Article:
Personal Essays Archive

Making Space

Moving exposes the true quantity of our stuff: there’s too much. And what story do these objects, and the way in which they inhabit space, tell? Our possessions tell the stories of our changing bodies, our relationships, our jobs, the pandemic, the hobbies we’ve given up on, our privilege.

The Varieties of Black Liberation in The Heart of a Woman

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In Maya Angelou’s 1981 memoir, she travels to New York, London, Cairo, and Accra. Everywhere she goes, she meets people who look like her but do not necessarily think like her. Black skin, she realizes, does not immediately equate to kinship, and in fact can mask conflicting understandings of

Alice Hattrick’s Redefinition of Illness

Alice Hattrick’s new book redefines how we think about the body’s relationship to pain, in the process providing us with a new way to understand what it means to be chronically ill.

Wintering

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In wintering, can I retreat without completely dissociating from the world beyond the walls of my apartment? Katherine May, in her 2020 book of the same name, shows some ways of doing so.

The Distance of Home

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By leaving China, I demonstrated my freedom of choice and a quest for knowledge. Yet physical detachment only heightened my yearning for an emotional homecoming. In the decade since I first boarded a plane to the U.S., distance has lent me both a sharp lens and a soft gaze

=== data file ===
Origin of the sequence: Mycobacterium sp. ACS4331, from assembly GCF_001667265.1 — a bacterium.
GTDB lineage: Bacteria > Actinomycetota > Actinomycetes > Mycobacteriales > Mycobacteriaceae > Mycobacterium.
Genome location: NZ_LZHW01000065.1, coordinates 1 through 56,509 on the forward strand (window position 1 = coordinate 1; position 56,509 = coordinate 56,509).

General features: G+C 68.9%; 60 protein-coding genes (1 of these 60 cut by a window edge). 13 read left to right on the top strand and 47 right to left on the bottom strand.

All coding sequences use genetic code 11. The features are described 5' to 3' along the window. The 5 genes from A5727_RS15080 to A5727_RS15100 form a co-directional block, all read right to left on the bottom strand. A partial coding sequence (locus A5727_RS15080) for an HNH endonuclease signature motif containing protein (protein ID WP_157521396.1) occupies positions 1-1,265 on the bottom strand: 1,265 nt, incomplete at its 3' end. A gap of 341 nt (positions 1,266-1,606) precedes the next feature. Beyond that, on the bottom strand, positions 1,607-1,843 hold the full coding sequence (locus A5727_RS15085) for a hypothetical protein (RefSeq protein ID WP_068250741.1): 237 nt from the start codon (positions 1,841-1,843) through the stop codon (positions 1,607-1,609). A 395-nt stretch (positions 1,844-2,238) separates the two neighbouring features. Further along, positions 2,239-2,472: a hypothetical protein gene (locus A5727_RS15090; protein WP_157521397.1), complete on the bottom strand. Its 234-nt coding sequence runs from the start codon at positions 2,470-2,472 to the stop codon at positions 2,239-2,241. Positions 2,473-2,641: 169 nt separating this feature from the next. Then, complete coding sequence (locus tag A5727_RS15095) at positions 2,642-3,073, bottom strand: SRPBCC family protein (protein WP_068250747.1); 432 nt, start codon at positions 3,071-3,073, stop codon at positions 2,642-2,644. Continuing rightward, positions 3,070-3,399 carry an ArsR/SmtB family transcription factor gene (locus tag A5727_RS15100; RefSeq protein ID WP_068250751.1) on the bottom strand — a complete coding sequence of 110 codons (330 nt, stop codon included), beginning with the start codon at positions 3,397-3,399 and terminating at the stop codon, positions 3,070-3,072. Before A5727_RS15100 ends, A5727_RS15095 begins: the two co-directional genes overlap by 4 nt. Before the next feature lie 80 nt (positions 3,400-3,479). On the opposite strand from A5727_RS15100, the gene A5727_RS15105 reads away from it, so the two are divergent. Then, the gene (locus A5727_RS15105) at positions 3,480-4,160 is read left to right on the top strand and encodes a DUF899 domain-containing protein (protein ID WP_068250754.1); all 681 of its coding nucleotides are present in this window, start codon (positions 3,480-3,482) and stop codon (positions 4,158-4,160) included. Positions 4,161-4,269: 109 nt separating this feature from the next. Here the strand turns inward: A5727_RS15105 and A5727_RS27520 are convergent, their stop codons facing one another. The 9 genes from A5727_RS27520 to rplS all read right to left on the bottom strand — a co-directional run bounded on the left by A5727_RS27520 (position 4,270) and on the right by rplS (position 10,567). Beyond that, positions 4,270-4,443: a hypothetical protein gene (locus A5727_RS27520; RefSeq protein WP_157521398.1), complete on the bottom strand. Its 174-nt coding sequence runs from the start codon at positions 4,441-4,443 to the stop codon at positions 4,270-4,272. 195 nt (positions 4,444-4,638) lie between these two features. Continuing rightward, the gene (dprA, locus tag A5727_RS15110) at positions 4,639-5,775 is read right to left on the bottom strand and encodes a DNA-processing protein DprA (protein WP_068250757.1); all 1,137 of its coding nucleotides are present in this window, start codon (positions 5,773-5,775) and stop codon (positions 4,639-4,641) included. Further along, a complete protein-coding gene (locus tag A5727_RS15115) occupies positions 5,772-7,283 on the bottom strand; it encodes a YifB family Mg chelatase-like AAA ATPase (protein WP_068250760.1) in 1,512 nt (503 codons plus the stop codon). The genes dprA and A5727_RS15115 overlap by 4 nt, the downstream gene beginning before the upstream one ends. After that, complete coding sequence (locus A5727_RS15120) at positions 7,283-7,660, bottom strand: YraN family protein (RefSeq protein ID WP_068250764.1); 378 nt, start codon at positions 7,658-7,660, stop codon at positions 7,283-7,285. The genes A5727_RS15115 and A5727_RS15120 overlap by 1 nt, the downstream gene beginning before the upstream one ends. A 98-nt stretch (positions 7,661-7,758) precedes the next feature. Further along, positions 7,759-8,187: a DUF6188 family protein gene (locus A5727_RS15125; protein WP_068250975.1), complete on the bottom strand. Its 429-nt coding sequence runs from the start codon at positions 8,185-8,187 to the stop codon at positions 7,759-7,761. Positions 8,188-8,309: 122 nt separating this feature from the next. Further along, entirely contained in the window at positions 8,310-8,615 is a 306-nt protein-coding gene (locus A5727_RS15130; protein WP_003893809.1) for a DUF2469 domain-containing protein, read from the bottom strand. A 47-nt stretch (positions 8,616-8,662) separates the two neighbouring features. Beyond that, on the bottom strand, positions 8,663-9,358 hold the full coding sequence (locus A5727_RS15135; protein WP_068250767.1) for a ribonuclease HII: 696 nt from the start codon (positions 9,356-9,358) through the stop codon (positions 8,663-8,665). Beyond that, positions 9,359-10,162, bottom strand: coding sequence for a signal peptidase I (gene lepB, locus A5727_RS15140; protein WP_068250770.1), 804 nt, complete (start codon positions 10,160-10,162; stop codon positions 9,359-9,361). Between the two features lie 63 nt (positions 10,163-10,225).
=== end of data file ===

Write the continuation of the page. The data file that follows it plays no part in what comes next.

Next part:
The Angel in the Woods

Emily Dickinson knew that modesty and self-confidence, blended together, would disarm her reader and delight and mystify the people around her. Shirking conventionality offered her a modicum of freedom and enlarged her presence simultaneously; she was both eccentric spinster and white-clad angel, depending on how you saw her.

The Joy of Reading Slowly

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I have become a far better reader over the last year and a half because of learning how to read more slowly. Perhaps most importantly, though, I once again love to read.

Contemplating Infinity

Hilary Leichter’s debut novel is a shifting, surrealist tale of a young woman’s search for permanent employment that deftly captures the anguish of living inside such existential uncertainty, and more terrifying, the potential infinity of it.

What a Ghost Sounds Like

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They say that in the right space, a space like a cathedral, that is designed for sound, you can build up so much resonance that the air is thick with it. It tingles on the skin and lingers long after the last note is played.

White Like Me

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Writing for me had always been a release. But every time I tried to write about my experiences as a Black man, the same thing happened: I doubted myself, and wondered if I was Black enough to write about the Black experience.